Remove from oven and cool for 5 minutes.  Then remove the cupcakes and cool on a rack.  If you plan to frost the cake, a butter cream frosting will be good.  You can store the cool cakes in an air tight container for up to 3 days.  If you choose to keep the cakes in the fridge, take them out 15-20 minutes before eating.

You can also make smaller cupcakes which means your yield will be higher. 


Tuesday, September 7, 2010

Recipe for Pate a Choux (specially for Dotz!)

This recipe is taken from the book On Baking (A Textbook on Baking and Pastry Fundamentals), page 412.
The recipes in this book are meant for restaurant or hotel kitchens which means the portions are large.  Here is the halved recipe and my tweaked version:
Milk                   120ml (if you want a crisper version replace milk with water)
Water                120 ml
Salted butter      105gm
Plain flour           150gm
Sugar                 2 teaspoons (can omit but I prefer it with a bit of sugar)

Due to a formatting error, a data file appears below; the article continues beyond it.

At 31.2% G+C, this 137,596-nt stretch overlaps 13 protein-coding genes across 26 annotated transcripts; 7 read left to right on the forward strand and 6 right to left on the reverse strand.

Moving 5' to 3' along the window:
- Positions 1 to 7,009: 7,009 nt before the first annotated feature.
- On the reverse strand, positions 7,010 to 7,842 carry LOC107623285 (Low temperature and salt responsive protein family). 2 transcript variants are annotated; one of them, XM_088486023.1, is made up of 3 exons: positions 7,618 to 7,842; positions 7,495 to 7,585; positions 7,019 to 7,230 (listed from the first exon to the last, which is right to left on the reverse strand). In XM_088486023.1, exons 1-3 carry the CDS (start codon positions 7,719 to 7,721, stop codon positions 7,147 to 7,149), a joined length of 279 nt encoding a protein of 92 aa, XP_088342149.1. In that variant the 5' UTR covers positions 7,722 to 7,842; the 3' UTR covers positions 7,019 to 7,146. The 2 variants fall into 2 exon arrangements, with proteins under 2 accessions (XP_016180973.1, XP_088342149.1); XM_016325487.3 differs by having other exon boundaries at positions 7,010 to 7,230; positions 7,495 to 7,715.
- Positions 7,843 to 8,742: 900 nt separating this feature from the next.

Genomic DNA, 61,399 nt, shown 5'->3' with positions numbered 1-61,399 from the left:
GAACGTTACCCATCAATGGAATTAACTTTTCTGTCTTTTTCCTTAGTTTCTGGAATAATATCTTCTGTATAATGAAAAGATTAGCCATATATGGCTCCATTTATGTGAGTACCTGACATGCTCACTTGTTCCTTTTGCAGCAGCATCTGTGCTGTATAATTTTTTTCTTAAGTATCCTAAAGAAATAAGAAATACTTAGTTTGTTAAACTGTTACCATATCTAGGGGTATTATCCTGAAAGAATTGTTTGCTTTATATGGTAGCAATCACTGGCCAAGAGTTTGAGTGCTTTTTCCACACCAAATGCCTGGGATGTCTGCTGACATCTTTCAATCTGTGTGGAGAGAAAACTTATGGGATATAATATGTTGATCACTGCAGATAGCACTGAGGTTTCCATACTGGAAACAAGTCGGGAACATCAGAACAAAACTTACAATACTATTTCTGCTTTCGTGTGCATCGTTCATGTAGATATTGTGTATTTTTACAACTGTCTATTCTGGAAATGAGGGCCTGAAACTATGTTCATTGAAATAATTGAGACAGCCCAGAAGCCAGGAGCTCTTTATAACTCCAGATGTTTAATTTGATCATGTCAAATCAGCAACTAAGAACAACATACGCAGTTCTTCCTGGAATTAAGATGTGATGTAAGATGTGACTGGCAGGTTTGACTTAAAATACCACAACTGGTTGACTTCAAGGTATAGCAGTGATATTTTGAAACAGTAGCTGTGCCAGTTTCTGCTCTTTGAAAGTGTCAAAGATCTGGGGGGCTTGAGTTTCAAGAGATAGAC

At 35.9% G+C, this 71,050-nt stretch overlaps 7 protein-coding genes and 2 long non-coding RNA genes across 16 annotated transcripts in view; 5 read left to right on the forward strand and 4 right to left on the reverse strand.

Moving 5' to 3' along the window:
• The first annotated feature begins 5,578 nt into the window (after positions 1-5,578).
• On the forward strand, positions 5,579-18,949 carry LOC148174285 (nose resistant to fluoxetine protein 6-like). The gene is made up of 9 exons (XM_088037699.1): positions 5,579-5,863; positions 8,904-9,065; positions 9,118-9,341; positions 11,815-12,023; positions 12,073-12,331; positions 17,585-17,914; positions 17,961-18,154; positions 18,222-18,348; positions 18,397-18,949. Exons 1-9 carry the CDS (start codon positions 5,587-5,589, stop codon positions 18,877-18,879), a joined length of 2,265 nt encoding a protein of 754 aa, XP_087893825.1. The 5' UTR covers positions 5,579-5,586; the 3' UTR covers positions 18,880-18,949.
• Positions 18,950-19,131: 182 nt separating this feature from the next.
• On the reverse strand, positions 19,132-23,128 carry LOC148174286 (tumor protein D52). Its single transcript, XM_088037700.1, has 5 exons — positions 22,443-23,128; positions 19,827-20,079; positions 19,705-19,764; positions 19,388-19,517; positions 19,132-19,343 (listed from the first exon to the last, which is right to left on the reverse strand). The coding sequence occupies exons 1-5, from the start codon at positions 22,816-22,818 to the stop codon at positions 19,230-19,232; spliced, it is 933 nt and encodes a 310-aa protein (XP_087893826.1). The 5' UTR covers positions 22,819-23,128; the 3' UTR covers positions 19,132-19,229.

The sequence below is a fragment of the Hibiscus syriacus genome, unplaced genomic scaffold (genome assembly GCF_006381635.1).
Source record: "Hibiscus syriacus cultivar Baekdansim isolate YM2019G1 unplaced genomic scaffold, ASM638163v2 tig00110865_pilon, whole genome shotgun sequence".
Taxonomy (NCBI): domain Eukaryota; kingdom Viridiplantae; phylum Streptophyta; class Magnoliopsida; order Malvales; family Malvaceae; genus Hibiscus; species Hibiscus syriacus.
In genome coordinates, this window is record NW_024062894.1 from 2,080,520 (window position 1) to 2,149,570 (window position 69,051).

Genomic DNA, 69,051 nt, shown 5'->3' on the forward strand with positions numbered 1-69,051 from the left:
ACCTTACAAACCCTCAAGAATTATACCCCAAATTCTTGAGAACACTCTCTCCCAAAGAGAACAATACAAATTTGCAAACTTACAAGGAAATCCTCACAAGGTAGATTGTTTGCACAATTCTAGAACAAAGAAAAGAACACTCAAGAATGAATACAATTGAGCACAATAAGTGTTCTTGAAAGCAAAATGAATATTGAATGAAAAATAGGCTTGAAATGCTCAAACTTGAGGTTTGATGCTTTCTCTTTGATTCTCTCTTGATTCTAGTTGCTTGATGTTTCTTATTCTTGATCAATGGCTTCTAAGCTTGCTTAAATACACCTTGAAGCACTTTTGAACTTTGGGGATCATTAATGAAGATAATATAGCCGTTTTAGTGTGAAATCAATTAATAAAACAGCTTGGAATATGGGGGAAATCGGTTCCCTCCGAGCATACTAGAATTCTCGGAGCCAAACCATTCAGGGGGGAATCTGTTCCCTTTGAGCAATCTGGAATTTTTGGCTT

Eggs                   5 with 1 tsp vanilla extract

Turn on oven to 180deg C.

1.  Place milk, water and butter in a pot.  Bring to boil.  Make sure the butter is full melted.
2.  Remove from heat and immediately add in all the flour.  Vigorously beat trhe dough by hand.  Put the pan back on the heat and continue beating the dough until it comes away from the sides of the pan.  The dough should look relatively dry.
(N.B.  I used a non-stick pot so cut down the process quite a bit).
3.  Transfer the dough to your mixer and beat at medium speed for a few seconds.  Begin to add the eggs one at a time
4.  Continue beating to add the eggs one by one until the mixture is shiny and silky but firm.
(N.B. This step is very important because beating adequately will incorporate enough air for the puff to rise).
5.  Put the dough into a pastry bag fitted with a plain tip and pipe onto non-stick sheet pans.
6.  Bake at 180deg C (varies with different ovens but it doesn need to be hot initially to rise properly) until pastries are dry and crisp, or golden brown, about 20-25 minutes.
7.  Let pastries cool on a rack before filling.



Here's what I had for afternoon tea today. 
I know.  I know. 
You are wondering why there's more ice-cream than cream puff?
Well, my generous daughter scooped the ice-cream.
What can I say?
It's not much, really.  It's quite a small profiterole.
I enjoyed it very much.

Monday, September 6, 2010

Pate a Choux (Choux Pastry)